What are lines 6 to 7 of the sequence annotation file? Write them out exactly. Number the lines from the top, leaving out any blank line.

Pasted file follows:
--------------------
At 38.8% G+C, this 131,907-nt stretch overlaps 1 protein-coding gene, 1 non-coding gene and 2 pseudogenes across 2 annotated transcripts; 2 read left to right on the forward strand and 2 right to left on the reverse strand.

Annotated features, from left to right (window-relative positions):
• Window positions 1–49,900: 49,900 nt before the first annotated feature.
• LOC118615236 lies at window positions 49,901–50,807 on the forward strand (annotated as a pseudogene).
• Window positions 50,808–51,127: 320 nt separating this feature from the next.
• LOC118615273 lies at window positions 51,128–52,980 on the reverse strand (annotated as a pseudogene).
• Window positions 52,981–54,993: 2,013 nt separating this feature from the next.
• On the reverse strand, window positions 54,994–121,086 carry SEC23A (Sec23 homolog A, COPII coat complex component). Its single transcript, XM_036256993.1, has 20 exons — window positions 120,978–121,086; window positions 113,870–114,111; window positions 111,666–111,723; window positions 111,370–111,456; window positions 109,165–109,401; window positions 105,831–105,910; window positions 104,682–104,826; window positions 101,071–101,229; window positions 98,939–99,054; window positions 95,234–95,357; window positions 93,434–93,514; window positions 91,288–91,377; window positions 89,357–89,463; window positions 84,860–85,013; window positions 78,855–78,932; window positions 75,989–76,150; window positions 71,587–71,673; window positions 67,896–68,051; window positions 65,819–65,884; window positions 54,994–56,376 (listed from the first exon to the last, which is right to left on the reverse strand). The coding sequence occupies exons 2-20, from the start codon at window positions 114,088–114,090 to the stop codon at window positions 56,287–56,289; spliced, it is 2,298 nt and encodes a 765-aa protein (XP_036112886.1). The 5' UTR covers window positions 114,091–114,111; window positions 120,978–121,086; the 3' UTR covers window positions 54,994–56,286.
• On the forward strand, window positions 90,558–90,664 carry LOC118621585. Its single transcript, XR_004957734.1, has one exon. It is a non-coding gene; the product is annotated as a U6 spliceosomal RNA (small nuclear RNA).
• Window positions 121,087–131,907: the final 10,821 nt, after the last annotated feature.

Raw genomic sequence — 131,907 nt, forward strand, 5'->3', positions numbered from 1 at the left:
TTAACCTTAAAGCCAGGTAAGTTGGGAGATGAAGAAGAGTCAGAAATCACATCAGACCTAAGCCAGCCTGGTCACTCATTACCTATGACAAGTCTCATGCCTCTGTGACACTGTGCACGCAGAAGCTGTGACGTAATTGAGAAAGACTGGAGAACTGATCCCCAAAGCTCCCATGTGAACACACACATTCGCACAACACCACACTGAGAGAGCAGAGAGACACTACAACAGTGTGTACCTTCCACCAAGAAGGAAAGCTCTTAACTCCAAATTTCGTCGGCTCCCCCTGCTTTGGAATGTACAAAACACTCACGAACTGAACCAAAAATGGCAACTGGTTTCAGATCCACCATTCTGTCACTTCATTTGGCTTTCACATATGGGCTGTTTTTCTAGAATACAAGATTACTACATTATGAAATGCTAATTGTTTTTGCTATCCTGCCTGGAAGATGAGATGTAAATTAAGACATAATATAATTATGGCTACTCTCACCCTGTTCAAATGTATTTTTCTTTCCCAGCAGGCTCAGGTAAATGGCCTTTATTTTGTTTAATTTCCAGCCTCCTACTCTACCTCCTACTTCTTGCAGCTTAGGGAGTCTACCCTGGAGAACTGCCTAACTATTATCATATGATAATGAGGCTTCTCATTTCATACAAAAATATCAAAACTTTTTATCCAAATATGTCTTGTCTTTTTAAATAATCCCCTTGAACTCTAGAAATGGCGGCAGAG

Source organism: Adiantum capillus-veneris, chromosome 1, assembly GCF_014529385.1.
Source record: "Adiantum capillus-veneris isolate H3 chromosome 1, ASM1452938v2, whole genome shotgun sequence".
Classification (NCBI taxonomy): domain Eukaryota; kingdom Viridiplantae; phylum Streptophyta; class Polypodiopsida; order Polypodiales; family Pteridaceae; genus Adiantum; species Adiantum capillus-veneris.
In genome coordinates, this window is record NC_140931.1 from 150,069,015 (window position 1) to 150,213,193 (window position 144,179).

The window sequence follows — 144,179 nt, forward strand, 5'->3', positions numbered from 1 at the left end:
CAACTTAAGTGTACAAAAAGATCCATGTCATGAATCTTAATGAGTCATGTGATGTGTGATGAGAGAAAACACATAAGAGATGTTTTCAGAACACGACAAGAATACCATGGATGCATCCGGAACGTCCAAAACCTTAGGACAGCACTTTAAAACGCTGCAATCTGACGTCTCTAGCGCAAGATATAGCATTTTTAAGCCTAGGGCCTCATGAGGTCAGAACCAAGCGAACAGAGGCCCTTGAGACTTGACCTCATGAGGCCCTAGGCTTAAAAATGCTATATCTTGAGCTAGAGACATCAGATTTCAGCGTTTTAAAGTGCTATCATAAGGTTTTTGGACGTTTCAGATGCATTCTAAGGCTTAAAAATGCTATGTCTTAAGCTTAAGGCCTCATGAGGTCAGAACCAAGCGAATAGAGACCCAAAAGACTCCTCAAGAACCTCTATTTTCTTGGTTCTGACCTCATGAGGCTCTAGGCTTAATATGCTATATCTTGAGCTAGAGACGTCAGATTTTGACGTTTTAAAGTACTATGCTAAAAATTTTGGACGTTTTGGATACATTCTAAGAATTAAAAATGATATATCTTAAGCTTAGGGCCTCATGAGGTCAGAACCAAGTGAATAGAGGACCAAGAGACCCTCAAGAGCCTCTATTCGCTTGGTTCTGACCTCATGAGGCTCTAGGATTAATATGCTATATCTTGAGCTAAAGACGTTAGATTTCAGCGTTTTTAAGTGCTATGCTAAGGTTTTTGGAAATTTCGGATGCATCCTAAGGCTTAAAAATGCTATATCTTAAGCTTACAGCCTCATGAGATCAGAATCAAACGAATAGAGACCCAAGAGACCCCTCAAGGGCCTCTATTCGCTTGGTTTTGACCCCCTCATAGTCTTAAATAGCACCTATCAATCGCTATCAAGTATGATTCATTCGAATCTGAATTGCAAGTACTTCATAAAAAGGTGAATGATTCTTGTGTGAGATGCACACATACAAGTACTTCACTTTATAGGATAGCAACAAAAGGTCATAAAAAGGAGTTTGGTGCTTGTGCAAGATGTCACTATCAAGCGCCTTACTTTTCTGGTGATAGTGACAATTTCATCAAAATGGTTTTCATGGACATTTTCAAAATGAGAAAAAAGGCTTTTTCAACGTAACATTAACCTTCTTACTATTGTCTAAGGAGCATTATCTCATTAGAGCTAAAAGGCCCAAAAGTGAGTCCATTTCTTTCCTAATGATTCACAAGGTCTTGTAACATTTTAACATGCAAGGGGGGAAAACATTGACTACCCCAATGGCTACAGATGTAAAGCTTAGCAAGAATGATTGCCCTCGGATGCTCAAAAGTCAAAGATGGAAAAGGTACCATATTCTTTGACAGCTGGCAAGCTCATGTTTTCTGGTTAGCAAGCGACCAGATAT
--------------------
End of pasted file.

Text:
• LOC118615273 lies at window positions 51,128–52,980 on the reverse strand (annotated as a pseudogene).
• Window positions 52,981–54,993: 2,013 nt separating this feature from the next.